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Ask Dog Lady

Wednesday Aug 12, 2020

This article is from the August 13, 2020 issue of South End News.

Ask Dog Lady

Dear Dog Lady,
I have a 10-month-old female Aussie/Pyrenees mix. Sweet and lovable, she is a rescue. She is also terrified of traveling in a car and I have a nine-hour drive to a new home coming up soon.
I have tried Dramamine, Tylenol, not feeding her, putting her in a large open crate, feeding her in the crate, taking her short distances to the dog park (which she loves), everything. She soils and drools every time. She weighs about 50 pounds. Is there a safe way to sedate for her long drive?

Dear Karen,
Yikes, you've given your dear dog human grade Dramamine and Tylenol? No, no, no.
Please, make an appointment with a real veterinarian and take your sweet puppy. The vet can offer dog medicine to sedate your pup during the long car ride. The vet might also be able to help with techniques for keeping your dog quiet in the crate. At best, you will get advice from a medical professional. Don't prescribe for another species. "Ask Dog Lady" may know her way around dogs but she is not a veterinarian.
Your letter provides a good opportunity to remind readers with dogs to have a regular veterinarian to care for your pet. You simply can't cheap your way out of this necessity. Dogs need regular care.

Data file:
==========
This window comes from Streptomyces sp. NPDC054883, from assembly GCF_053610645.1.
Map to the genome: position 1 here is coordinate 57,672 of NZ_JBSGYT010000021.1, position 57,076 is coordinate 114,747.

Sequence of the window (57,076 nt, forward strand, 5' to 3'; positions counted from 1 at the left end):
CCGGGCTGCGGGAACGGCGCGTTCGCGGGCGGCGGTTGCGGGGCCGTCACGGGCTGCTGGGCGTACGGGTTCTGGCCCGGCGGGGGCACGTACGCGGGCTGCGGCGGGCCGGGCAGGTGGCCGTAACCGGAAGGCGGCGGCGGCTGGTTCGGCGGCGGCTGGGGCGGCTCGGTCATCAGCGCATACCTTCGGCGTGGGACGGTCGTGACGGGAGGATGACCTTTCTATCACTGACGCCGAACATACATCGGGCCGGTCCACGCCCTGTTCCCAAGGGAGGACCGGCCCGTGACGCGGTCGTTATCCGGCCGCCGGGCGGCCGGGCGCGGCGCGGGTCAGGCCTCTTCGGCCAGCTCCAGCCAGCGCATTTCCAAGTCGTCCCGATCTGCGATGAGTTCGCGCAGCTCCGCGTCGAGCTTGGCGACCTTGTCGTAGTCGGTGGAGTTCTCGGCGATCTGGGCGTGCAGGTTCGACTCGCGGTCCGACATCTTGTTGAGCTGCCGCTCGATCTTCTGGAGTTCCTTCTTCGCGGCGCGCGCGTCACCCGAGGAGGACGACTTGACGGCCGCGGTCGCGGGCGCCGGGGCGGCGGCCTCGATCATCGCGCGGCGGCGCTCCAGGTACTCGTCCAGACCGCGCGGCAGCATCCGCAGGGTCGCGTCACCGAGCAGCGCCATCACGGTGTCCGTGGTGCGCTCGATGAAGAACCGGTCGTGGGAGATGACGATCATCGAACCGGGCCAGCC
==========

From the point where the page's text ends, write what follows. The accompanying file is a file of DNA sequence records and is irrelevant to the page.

Dear Dog Lady,
I got a shelter dog, a Shih Tzu. She was estimated to be four or five years old. I love her madly already. She took to my two other dogs, a collie and a Chi-weenie (Chihuahua/Dachshund mix) immediately, but she only initiates interaction with them in the fenced-in backyard. She mostly shies away from me but I know we are making progress because she shows personality and isn't completely passive.
I want to have a consistent approach with her. I don't know whether to stay away from her and let her come to me (if she ever will) or pet and stroke her gently. Right now, I do both. I also pretend to lick her and let her watch me cuddle and love on the other dogs. I have an indoor enclosure for her. I did not want to put her back into a crate. What is your advice? I would appreciate any help.

Dear Mary,
Pretending to lick her sounds a little over the top. Let your other dogs engage in that uniquely doggish behavior for real while you forge a human path. Good to have reliably predictable behavior towards her because, with dogs, consistency is the mother of reinvention.
Allowing your dog to approach you is good. Keep a tasty treat handy to give her when she makes the first move. And don't think unkindly of the crate. A safe place away from the madding crowd could be just what your shy Shih Tzu needs to help her feel secure and right at home in your home.

Dear Dog Lady,
I have two miniature Australian shepherds. They are the gentlest dogs around my wife and son you could ever meet. They are loyal, cuddly, lovable pets. Around strange people or animals, they are vicious. What can I do to fix this if anything? They are two-years-old.

Dear Greg,
What does "vicious" mean? They bite? If so, work with a certified canine trainer to stem or stop this behavior and, please, keep them away from people or animals.
If "vicious" means they nip at peoples' heels and bark, the Aussies' behavior is understandable. These are herding dogs. It will be tough to train the dogs out of this innate behavior with strangers but try your best. By assuming the position as leader of the pack, you train them to modify their herding ways. Exert your authority over each one. Stand tall and don't let them push you around. Reward for good behavior with food treats.